“I am unprotected. This is the stage.”
—Matty Davis and Ben Gould, Carriage (Wendy’s Subway, 2019)
How do we translate performance onto the page? Words can explain, embellish, and distract, and they can transform matter into something else altogether. Among the recent renaissance of performance publications, the most impactful ones remind us that we can, and indeed must, read performance. Whether in a live context or as a poetic reinvention for the page, words are more than mere explanations and stagehands of the body, the event, the spectacle. Words force us to be nuanced.
Mariana Valencia’s ALBUM was published by Brooklyn-based Wendy’s Subway as part of their Documents series, which “highlights the work of performance- and dance-makers in printed form.” Based on the dance artist’s performances between 2014 and 2018, the book contains Valencia’s scripts along with annotations, song lyrics, doodles, and photographs. Valencia’s marginalia and typographic play—poetic footnotes, a monkey emoji, a cosmogram—create a spatial, even choreographic, experiment as we read. We follow Valencia as she ponders history-making, literary prizes, the value of rice, and vampires, and cheekily encounters the clichéd “lesbian dilemma”: Do I want you, or do I want to be you?
Performance documentation pulls on what’s familiar or different, and what’s intimate or public. Toward the end of ALBUM, there’s a stop-motion-like sequence of black-and-white photographs of Valencia, with the notation: “THIS IS WHAT I LOOK LIKE WHEN I DANCE FOR MYSELF IN FRONT OF YOU.”
Maybe reading is always the author’s private dance under the reader’s gaze, or, as Rebecca Solnit writes in The Faraway Nearby, what is “said to total strangers in the silence of writing […] is recuperated and heard in the solitude of reading.”
A performance script, especially a poetic one, can also simply exist in this paginal solitude, like a closet drama, not necessarily intended for the stage but written as if, left to the solitary reader to imagine. While a photograph gives the illusion of reality, it comes from the past and is therefore, as Roland Barthes suggests in Camera Lucida, “magic, not an art.” Poetic language is always a step removed from reality and can refer by association or metaphor—indirectly but no less intimately. Still: who is a performance or documentation for?
There is, regrettably, often a sense of mereness attached to performance documentation, as if failure or inferiority were built in. London’s PaperWork magazine, by contrast, rejects the premise of mere documentation: “We give each element (print & event) its own space, so the magazine is not a document and the events are not launches.” That said, the word document, as the media historian Lisa Gitelman reminds us, derives from the Latin docere—to show, point to, teach. Therefore, documentation itself can be more than indexical, and also pedagogical and imaginative.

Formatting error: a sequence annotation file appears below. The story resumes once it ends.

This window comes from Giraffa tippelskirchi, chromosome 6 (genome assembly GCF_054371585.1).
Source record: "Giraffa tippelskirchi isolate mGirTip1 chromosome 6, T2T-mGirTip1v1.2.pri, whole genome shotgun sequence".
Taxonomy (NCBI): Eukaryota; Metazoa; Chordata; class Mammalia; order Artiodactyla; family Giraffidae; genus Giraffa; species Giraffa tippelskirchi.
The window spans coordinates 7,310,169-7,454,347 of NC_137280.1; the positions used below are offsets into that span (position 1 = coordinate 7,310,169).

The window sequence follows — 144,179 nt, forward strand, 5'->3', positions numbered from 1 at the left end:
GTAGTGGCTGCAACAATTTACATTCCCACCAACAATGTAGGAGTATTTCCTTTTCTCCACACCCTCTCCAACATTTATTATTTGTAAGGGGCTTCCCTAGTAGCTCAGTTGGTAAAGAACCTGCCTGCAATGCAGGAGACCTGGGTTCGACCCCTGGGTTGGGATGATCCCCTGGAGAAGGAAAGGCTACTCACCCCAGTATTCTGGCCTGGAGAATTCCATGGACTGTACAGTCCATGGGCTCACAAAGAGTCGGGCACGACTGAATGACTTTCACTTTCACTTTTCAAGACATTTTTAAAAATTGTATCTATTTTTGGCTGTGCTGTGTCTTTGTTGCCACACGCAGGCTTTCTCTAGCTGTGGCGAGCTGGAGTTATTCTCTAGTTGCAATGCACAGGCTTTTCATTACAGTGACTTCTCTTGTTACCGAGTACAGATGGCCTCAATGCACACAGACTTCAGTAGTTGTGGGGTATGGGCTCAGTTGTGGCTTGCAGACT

Bricks from the Kiln #3 Magazine Cover
The latest issue of the UK-based magazine Bricks from the Kiln, for example, began as a series of live events, which were then “transcribed and supplemented as a printed issue.” The editors produce various ephemera (handouts, leaflets) throughout the year to accompany live works. Their previous issue similarly expanded the form of the print magazine by making it more explicitly time-based. Each contribution featured an audio component online, so readers could listen and read simultaneously or treat the text and audio as separate experiences.
Bricks From the Kiln Publication Spread
What these recent performance publications share is an interest in voice, specifically whose voice is heard and how. They also grapple with linear and non-linear narrative, textuality, the interplay between image and text, the line between poetry and performance, creative forms of documentation, and what constitutes a version versus an iteration, leaving a reader with imaginative work to do.
Sometimes the page is the stage. And we, the writers and readers, are unprotected.